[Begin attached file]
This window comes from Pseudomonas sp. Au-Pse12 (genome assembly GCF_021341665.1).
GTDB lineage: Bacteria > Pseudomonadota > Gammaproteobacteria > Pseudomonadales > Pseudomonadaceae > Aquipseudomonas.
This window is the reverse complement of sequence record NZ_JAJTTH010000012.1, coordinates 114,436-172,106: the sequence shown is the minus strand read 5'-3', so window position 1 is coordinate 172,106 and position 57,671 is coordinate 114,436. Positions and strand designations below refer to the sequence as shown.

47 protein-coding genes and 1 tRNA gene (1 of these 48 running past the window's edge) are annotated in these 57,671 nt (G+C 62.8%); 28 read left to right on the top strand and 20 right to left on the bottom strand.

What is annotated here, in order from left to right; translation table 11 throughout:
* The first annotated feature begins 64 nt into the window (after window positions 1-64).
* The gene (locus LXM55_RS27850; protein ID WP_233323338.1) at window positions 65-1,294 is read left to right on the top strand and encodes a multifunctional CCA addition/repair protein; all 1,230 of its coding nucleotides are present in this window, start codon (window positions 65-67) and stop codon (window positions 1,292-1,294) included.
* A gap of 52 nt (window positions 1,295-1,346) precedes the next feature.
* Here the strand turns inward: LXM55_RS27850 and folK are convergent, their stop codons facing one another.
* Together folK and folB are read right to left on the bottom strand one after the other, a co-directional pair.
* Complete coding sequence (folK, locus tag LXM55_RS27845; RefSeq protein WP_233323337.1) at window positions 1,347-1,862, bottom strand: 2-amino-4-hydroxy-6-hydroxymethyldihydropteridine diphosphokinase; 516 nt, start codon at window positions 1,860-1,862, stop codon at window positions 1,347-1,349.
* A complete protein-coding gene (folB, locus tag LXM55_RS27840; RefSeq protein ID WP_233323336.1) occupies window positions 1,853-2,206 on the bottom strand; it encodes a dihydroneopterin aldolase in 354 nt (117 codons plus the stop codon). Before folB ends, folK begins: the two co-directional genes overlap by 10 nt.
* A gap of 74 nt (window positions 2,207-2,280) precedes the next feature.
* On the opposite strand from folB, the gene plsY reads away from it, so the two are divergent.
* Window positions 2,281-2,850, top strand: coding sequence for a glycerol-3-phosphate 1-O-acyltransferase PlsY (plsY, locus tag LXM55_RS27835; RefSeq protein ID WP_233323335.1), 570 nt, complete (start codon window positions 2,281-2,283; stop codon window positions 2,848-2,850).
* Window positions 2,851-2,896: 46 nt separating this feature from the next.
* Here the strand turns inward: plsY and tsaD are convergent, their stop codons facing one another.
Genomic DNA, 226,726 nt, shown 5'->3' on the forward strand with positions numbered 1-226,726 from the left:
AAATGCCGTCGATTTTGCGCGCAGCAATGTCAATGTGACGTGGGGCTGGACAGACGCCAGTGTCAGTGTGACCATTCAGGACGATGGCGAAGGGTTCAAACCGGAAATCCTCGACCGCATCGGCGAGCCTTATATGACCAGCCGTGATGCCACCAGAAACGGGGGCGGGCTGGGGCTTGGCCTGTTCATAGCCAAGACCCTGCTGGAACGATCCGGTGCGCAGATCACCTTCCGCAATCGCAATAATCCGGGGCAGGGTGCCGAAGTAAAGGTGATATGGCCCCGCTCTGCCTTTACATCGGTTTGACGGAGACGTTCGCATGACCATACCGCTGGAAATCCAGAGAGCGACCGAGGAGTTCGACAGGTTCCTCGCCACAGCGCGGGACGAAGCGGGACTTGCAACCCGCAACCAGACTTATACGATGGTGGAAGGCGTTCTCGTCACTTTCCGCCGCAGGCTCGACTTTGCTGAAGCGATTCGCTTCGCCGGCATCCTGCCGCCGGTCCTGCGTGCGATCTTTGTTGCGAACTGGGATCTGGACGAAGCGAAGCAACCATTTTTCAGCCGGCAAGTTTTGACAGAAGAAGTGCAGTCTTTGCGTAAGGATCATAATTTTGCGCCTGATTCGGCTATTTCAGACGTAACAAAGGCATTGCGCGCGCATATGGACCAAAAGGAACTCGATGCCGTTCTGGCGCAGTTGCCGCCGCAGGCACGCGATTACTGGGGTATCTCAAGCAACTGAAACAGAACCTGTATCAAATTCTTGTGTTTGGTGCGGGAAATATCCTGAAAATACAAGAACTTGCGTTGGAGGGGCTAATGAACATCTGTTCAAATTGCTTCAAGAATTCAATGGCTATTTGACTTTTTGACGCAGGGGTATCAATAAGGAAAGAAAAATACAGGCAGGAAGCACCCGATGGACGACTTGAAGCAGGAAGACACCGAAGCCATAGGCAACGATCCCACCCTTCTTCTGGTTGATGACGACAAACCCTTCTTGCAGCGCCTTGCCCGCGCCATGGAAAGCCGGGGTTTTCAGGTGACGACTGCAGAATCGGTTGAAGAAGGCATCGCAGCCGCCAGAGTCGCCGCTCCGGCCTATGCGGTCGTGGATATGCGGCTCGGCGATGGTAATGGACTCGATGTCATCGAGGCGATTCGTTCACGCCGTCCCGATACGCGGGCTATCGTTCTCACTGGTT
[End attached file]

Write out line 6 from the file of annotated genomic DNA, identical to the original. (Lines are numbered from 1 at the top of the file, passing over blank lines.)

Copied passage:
* The first annotated feature begins 64 nt into the window (after window positions 1-64).